The Spanning Tree Protocol is an OSI layer-2 protocol that ensures a loop-free topology for any bridged LAN. Spanning tree allows a network design to include spare (redundant) links to provide automatic backup paths if an active link fails, without the danger of bridge loops, or the need for manual enabling/disabling of these backup links. Bridge loops must be avoided because they result in flooding the network.
The Spanning Tree Protocol (STP), is defined in the IEEE Standard 802.1D. As the name suggests, it creates a spanning tree within a mesh network of connected layer-2 bridges (typically Ethernet switches), and disables those links that are not part of the tree, leaving a single active path between any two network nodes.
But what happens if a switch doesn’t receive BPDU in a timely manner or when it doesn’t receive any? In this case the topology must have changed and blocked ports can be unblocked, so a “logical” loop can occur.
Consider this example in order to illustrate this behavior. Ciscozine1 is the root switch and the fastethernet0/2 of Ciscozine3 is in blocking state. Ciscozine3 does not receive BPDUs from Ciscozine2 due to unidirectional link failure on the link between Ciscozine2 and Ciscozine3.
The STP blocking port on Ciscozine3 transitions to the STP listening state when the max_age timer expires, and then it transitions to the forwarding state in two times the forward_delay time. This situation creates a loop.
To preventing STP forwarding loops, Cisco has implemented two features to detect unexpected BPDU loss: UDLD and loop guard.
Loop guard and Unidirectional Link Detection (UDLD) functionality overlap, partly in the sense that both protect against STP failures caused by unidirectional links. However, these two features differ in functionality and how they approach the problem. This table describes loop guard and UDLD functionality:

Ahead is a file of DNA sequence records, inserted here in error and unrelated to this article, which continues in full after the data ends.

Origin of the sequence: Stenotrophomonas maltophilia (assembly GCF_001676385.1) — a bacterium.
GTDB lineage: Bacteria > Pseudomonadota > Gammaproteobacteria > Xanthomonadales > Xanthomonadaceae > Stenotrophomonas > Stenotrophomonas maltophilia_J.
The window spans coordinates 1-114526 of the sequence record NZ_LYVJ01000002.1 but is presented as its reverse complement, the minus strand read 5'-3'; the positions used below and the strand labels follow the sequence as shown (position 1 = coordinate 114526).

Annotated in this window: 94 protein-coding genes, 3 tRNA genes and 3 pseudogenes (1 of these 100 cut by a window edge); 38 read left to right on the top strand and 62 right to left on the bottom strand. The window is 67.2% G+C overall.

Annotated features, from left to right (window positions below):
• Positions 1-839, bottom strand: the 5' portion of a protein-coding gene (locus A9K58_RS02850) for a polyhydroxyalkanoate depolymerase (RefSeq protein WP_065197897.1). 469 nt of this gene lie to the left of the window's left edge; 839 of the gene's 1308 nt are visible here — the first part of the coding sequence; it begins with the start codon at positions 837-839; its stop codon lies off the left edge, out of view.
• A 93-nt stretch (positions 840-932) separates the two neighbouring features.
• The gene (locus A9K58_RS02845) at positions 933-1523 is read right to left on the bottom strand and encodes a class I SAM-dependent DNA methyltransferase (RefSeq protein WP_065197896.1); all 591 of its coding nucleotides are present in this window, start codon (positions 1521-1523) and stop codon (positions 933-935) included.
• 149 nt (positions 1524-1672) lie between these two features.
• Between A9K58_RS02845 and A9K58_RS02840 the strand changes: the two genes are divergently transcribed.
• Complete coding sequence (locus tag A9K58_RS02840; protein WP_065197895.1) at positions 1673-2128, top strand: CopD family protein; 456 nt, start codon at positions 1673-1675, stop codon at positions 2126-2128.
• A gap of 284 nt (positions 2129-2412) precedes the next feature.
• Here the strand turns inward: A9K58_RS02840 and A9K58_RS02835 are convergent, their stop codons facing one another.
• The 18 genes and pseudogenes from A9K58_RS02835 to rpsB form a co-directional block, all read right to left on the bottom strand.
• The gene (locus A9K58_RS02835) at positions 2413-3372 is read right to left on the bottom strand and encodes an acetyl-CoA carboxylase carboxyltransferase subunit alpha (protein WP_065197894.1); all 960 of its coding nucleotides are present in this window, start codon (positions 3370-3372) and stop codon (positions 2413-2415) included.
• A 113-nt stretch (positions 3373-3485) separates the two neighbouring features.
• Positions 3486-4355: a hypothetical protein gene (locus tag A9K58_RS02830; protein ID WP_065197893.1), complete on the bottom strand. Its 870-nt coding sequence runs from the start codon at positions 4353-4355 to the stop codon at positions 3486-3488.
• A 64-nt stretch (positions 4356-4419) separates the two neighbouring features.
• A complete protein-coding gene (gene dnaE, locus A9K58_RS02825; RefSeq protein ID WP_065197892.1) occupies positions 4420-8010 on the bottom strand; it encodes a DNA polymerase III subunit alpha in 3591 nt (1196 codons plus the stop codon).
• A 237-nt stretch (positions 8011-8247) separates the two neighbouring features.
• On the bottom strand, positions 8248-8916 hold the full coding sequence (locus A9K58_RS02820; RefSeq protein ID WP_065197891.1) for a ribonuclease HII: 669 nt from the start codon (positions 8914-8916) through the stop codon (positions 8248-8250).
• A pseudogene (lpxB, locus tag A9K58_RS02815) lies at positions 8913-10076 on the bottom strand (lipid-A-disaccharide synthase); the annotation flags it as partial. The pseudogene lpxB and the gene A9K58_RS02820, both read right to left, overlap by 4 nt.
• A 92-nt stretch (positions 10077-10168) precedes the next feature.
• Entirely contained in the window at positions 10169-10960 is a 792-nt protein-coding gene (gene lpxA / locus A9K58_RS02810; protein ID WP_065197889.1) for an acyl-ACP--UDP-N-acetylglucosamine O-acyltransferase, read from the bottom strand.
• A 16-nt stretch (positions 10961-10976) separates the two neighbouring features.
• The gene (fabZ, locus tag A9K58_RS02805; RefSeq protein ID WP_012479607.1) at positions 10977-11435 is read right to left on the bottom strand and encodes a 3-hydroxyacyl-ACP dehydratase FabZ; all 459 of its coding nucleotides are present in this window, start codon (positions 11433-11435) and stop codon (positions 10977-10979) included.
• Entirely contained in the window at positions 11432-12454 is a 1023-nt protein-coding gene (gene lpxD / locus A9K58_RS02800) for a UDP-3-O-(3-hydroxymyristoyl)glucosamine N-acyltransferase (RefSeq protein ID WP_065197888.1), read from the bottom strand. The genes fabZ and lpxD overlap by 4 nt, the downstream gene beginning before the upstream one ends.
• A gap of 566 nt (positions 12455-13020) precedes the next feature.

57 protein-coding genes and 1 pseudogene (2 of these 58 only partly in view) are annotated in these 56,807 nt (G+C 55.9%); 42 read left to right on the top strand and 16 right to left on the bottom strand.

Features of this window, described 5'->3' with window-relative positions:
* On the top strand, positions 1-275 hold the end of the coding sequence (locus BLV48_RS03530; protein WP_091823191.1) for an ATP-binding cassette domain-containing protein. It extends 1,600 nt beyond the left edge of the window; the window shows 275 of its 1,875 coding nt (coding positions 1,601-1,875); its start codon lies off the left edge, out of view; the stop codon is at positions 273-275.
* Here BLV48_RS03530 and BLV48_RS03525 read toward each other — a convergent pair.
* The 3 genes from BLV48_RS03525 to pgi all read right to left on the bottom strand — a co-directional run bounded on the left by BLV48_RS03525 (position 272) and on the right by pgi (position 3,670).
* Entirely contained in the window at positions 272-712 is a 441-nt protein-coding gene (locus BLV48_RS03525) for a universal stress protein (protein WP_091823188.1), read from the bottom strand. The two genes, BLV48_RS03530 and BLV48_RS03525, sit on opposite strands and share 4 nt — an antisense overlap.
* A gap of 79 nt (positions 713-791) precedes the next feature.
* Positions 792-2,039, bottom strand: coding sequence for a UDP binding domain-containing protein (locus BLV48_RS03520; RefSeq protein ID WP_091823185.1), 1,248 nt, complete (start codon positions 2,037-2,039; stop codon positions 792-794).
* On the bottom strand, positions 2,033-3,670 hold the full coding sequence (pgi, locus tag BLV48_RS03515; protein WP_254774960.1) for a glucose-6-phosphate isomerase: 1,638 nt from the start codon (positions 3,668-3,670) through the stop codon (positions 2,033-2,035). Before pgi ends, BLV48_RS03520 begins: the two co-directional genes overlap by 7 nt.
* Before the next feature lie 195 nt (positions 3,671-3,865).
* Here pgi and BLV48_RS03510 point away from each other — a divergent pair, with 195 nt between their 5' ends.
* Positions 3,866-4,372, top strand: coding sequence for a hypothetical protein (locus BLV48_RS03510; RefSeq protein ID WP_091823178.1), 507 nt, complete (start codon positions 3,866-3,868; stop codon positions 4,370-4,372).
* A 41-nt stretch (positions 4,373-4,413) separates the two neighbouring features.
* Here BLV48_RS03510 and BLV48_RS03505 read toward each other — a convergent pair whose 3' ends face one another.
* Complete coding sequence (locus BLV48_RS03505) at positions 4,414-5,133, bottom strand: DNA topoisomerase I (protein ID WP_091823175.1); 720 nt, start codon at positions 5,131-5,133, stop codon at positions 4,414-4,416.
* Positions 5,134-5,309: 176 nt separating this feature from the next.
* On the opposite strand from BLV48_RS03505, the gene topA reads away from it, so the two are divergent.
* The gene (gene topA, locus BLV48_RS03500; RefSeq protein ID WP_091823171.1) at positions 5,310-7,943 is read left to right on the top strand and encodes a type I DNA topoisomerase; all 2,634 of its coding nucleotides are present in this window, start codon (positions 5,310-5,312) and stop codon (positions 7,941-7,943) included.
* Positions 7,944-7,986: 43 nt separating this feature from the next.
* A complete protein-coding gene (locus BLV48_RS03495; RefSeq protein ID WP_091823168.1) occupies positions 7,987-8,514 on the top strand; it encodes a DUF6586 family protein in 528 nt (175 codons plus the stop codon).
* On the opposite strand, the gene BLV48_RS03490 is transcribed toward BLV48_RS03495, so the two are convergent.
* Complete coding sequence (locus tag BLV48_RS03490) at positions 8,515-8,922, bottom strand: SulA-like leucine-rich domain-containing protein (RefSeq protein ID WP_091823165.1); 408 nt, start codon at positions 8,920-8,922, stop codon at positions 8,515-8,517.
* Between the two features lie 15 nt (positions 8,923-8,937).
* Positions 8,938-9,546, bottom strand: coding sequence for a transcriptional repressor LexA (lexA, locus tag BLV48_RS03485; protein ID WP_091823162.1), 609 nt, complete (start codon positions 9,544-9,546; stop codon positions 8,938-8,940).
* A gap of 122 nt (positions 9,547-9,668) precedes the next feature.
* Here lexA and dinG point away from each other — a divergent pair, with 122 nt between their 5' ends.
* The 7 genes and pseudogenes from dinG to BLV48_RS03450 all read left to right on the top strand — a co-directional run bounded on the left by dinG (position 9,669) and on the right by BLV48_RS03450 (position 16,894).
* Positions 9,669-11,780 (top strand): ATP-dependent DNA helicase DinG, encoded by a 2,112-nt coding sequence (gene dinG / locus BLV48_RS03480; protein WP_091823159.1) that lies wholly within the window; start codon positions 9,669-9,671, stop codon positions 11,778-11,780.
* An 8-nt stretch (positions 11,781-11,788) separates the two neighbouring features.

|Autorecover||Yes||Yes, with err-disable timeout feature|
|Protection against STP failures caused by unidirectional links||Yes, when enabled on all root and alternate ports in redundant topology||Yes, when enabled on all links in redundant topology|
|Protection against STP failures caused by problems in the software (designated switch does not send BPDU)||Yes||No|
|Protection against miswiring.||No||Yes|
UDLD is a Layer 2 protocol that enables devices connected through fiber-optic or twisted-pair Ethernet cables to monitor the physical configuration of the cables and detect when a unidirectional link exists. All connected devices must support UDLD for the protocol to successfully identify and disable unidirectional links. When UDLD detects a unidirectional link, it administratively shuts down the affected port and alerts you.
UDLD supports two modes: normal (the default) and aggressive. In normal mode, UDLD can detect unidirectional links due to misconnected interfaces on fiber-optic connections. In aggressive mode, UDLD can also detect unidirectional links due to one-way traffic on fiber-optic and twisted-pair links and to misconnected interfaces on fiber-optic links.
Normally UDLD is disabled by default; to enable it:
Enable UDLD globally: aggressive mode (on all fiber-optic interfaces)
Ciscozine3# conf t Ciscozine3(config)# udld aggressive
Enable UDLD globally: normal mode (on all fiber-optic interfaces)
Ciscozine3# conf t Ciscozine3(config)# udld normal
Enable UDLD on a interface: aggressive mode
Ciscozine3# conf t Ciscozine3(config)# interface fastethernet0/2 Ciscozine3(config-if)# udld port aggressive
Enable UDLD on a interface: normal mode
Ciscozine3# conf t Ciscozine3(config)# interface fastethernet0/2 Ciscozine3(config-if)# udld port
To verify the UDLD configuration use the command show udld ?
If UDLD notices an unidirectional link, it shutdown the port. To re-enable it use the command udld reset in the privileged EXEC mode.
- UDLD is not supported on ATM interfaces.
- A UDLD-capable interface also cannot detect a unidirectional link if it is connected to a UDLD-incapable port of another switch.
- When configuring the mode (normal or aggressive), make sure that the same mode is configured on both sides of the link.
The STP loop guard feature provides additional protection against Layer 2 forwarding loops (STP loops). If BPDUs are not received on a non-designated port, and loop guard is enabled, that port is moved into the STP loop-inconsistent blocking state, instead of the listening / learning / forwarding state.
Enable loop guard globally
Ciscozine3# conf t Ciscozine3(config)# spanning-tree loopguard default
Enable loop guard on a interface
Ciscozine3# conf t Ciscozine3(config)# interface fastethernet0/2 Ciscozine3(config-if)# spanning-tree guard loop
Use the command show spanning-tree ? to check if there are ports in a inconsistent state.
REMEMBER: Once the BPDU is received on a port in a loop-inconsistent STP state, the port transitions into another STP state. According to the received BPDU, this means that the recovery is automatic and intervention is not necessary.